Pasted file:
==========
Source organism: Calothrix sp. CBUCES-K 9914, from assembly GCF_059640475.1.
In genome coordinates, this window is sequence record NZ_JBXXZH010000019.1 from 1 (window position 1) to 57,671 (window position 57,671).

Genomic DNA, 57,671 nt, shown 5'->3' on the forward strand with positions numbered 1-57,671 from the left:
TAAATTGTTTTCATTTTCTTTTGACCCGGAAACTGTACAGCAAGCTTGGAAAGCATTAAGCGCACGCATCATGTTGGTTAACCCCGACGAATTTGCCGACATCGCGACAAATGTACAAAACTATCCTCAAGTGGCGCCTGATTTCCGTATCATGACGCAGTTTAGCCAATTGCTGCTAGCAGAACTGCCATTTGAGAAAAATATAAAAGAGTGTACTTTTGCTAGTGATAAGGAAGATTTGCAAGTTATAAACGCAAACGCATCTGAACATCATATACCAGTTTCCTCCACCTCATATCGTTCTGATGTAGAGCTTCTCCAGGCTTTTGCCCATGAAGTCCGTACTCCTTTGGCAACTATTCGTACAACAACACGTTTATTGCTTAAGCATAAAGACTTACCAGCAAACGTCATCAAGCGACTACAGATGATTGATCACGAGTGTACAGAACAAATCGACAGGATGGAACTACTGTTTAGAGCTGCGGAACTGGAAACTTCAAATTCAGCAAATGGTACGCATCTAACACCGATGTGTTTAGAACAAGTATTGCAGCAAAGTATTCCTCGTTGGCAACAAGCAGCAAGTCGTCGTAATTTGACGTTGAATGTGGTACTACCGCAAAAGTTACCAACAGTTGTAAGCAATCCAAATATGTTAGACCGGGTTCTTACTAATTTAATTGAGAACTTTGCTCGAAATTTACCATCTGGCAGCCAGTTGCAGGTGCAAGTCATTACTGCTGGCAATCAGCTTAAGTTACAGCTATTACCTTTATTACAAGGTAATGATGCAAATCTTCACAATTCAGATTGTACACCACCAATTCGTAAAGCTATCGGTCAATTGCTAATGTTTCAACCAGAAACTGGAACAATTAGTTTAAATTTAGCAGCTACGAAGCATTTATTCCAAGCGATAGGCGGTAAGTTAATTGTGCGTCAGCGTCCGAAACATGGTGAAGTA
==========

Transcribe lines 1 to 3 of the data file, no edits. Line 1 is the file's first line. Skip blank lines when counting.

Source organism: Calothrix sp. CBUCES-K 9914, from assembly GCF_059640475.1.
In genome coordinates, this window is sequence record NZ_JBXXZH010000019.1 from 1 (window position 1) to 57,671 (window position 57,671).

Genomic DNA, 57,671 nt, shown 5'->3' on the forward strand with positions numbered 1-57,671 from the left: